On 18th March the Indian government reduced interest rates on various small savings schemes (SSS). The cut was steep in the range of 40-130 basis points (bps).
The last cut in small savings schemes interest rates happened in 2002-2003. While on one side the move is negative for investors who invest in these schemes, positively the move should improve monetary policy transmission in the economy.
The reduction in SSS rates is in line with the recommendations made in December '14 by the Shyamala Gopinath Committee on Small Savings to ensure that interest rates of SSS are market-linked.
Subsequently, the government announced plans to partially deregulate interest rates on SSS with less than five years maturity, effective from April '16. With the current move, interest rates on SSS will be benchmarked against government bonds and will be reset every quarter (instead of annual basis earlier).
SMALL SAVINGS SCHEMES
Small savings schemes are deposit schemes offered by the government to provide a risk-free investment and social security option to households. Investments under these schemes are fully secured as these savings schemes carry implicit guarantee of the government of India.
Small savings schemes is famous in small towns and rural areas. The scheme operates through the countrywide network of about 1.5 lakh post offices, 90% of which are located in rural areas, more than 8,000 branches of public sector banks and select private sector banks and more than 5 lakh small savings agents. Small savings instruments can be classified under three heads. These are:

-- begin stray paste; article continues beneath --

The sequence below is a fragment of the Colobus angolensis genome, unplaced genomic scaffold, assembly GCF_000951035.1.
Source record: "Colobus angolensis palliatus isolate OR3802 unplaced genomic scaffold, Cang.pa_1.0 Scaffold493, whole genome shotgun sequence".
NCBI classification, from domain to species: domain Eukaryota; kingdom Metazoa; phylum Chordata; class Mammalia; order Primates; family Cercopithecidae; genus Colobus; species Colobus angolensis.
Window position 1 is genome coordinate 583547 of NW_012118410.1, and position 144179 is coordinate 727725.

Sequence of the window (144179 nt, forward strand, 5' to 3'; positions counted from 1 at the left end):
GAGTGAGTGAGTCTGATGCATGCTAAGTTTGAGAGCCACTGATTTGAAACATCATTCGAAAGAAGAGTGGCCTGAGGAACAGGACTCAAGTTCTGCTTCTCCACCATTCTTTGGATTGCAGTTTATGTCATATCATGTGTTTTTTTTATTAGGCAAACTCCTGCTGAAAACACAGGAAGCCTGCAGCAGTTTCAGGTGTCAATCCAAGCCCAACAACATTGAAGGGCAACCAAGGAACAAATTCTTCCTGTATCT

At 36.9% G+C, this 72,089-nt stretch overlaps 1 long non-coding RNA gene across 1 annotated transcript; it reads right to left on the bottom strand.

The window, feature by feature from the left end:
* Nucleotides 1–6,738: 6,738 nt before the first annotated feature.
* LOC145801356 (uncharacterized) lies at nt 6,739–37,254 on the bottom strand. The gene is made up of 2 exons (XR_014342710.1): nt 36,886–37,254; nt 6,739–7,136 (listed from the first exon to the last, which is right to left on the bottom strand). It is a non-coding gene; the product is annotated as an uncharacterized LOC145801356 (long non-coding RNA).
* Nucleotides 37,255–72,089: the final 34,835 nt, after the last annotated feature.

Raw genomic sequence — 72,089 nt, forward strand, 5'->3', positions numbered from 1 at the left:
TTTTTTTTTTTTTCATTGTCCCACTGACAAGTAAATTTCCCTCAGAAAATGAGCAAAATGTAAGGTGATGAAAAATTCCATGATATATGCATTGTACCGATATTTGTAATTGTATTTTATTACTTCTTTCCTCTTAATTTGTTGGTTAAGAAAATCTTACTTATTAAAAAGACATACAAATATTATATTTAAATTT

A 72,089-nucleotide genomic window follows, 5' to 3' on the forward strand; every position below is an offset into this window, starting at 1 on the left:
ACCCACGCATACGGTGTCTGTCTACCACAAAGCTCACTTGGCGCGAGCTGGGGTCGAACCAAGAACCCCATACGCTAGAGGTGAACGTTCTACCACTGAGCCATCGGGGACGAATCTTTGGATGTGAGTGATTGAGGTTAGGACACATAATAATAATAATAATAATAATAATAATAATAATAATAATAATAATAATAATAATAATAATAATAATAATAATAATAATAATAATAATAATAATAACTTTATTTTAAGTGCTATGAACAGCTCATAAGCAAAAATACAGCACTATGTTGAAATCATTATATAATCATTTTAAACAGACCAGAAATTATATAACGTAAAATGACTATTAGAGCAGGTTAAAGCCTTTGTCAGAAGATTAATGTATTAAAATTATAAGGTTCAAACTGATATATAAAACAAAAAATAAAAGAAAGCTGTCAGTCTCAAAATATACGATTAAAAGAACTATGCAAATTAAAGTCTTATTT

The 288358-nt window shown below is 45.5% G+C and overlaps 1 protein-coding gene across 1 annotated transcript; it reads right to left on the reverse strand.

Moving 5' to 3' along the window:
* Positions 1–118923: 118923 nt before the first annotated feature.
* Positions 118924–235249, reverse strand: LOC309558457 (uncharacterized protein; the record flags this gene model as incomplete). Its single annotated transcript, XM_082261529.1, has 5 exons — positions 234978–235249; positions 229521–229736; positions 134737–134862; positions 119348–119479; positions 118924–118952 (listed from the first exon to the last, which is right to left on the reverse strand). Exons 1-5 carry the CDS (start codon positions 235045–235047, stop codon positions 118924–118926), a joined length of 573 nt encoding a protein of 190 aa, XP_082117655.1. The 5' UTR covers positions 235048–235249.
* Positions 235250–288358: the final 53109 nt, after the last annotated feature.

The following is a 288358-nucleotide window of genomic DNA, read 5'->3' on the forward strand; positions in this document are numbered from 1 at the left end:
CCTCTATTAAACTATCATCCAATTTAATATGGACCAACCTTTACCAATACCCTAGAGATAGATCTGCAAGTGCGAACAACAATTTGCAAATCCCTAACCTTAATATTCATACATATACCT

(NYSE:I) postal deposits [comprising savings account, recurring deposits, time deposits of varying maturities and monthly income scheme (MIS)]
(ii) savings certificates [(National Small Savings Certificate VIII (NYSE:NSC) and Kisan Vikas Patra (KVP)] and
(NASDAQ:III) Social security schemes [(public provident fund (PPF) and Senior Citizens' Savings Scheme (SCSS)].
While post offices run all the schemes, the scheme of Public Provident Fund and Senior Citizens Savings Scheme are also operated through banks.
The two most popular instruments are MIS and KVP, which account for nearly half of the total outstanding.
Generally, interest rates on SSS tend to be fairly stable, even though other rates like bank deposit rates, government bond yields or inflation in the economy move in a wide range.
The government keeps interest rates on these schemes stable in order to encourage savings in the economy. From year 2012-13, interest rates on various SSS are being recalculated and notified in the month of March every year. These rates are applicable for the next financial year. From 1st April, rates would be reset every quarter.
The government has kept the interest setting formula intact: The 10-year government of India bond will continue to be the benchmark. For example, now, PPF will continue to earn 25 bps (spread) more than the average 10-year yield on government securities. (See table for schemes and new rates.) The only change now is that notification of rates will be done on a quarterly basis instead of the full financial year. In schemes like senior citizens' savings scheme, NSC, KVP, etc, the new rates are applicable only to new customers.